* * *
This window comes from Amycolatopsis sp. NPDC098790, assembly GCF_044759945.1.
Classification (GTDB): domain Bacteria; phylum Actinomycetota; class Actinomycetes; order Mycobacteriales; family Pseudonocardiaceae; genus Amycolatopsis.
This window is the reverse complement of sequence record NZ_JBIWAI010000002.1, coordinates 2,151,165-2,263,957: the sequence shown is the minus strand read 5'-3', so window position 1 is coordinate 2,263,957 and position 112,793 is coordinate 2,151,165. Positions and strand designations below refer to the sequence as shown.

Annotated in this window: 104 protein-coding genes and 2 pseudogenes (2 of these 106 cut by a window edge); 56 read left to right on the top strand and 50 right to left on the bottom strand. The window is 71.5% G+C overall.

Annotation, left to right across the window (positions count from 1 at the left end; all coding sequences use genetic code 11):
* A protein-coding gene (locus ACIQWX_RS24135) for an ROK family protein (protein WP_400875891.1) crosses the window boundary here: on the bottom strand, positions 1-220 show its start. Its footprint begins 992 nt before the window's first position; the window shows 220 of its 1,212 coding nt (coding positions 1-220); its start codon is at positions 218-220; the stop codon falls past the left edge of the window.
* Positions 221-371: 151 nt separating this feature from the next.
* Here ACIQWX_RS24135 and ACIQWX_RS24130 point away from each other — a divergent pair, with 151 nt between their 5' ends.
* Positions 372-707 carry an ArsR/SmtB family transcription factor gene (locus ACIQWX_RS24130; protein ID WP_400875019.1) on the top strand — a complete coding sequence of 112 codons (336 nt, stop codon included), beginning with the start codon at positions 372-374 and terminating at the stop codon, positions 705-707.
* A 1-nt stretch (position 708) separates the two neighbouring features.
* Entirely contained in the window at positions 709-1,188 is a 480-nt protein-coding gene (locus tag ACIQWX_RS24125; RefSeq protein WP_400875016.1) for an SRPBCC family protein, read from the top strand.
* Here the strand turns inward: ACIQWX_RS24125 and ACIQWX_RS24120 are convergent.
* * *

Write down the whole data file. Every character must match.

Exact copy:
This window comes from Amycolatopsis sp. NPDC098790, assembly GCF_044759945.1.
Classification (GTDB): domain Bacteria; phylum Actinomycetota; class Actinomycetes; order Mycobacteriales; family Pseudonocardiaceae; genus Amycolatopsis.
This window is the reverse complement of sequence record NZ_JBIWAI010000002.1, coordinates 2,151,165-2,263,957: the sequence shown is the minus strand read 5'-3', so window position 1 is coordinate 2,263,957 and position 112,793 is coordinate 2,151,165. Positions and strand designations below refer to the sequence as shown.

Annotated in this window: 104 protein-coding genes and 2 pseudogenes (2 of these 106 cut by a window edge); 56 read left to right on the top strand and 50 right to left on the bottom strand. The window is 71.5% G+C overall.

Annotation, left to right across the window (positions count from 1 at the left end; all coding sequences use genetic code 11):
* A protein-coding gene (locus ACIQWX_RS24135) for an ROK family protein (protein WP_400875891.1) crosses the window boundary here: on the bottom strand, positions 1-220 show its start. Its footprint begins 992 nt before the window's first position; the window shows 220 of its 1,212 coding nt (coding positions 1-220); its start codon is at positions 218-220; the stop codon falls past the left edge of the window.
* Positions 221-371: 151 nt separating this feature from the next.
* Here ACIQWX_RS24135 and ACIQWX_RS24130 point away from each other — a divergent pair, with 151 nt between their 5' ends.
* Positions 372-707 carry an ArsR/SmtB family transcription factor gene (locus ACIQWX_RS24130; protein ID WP_400875019.1) on the top strand — a complete coding sequence of 112 codons (336 nt, stop codon included), beginning with the start codon at positions 372-374 and terminating at the stop codon, positions 705-707.
* A 1-nt stretch (position 708) separates the two neighbouring features.
* Entirely contained in the window at positions 709-1,188 is a 480-nt protein-coding gene (locus tag ACIQWX_RS24125; RefSeq protein WP_400875016.1) for an SRPBCC family protein, read from the top strand.
* Here the strand turns inward: ACIQWX_RS24125 and ACIQWX_RS24120 are convergent.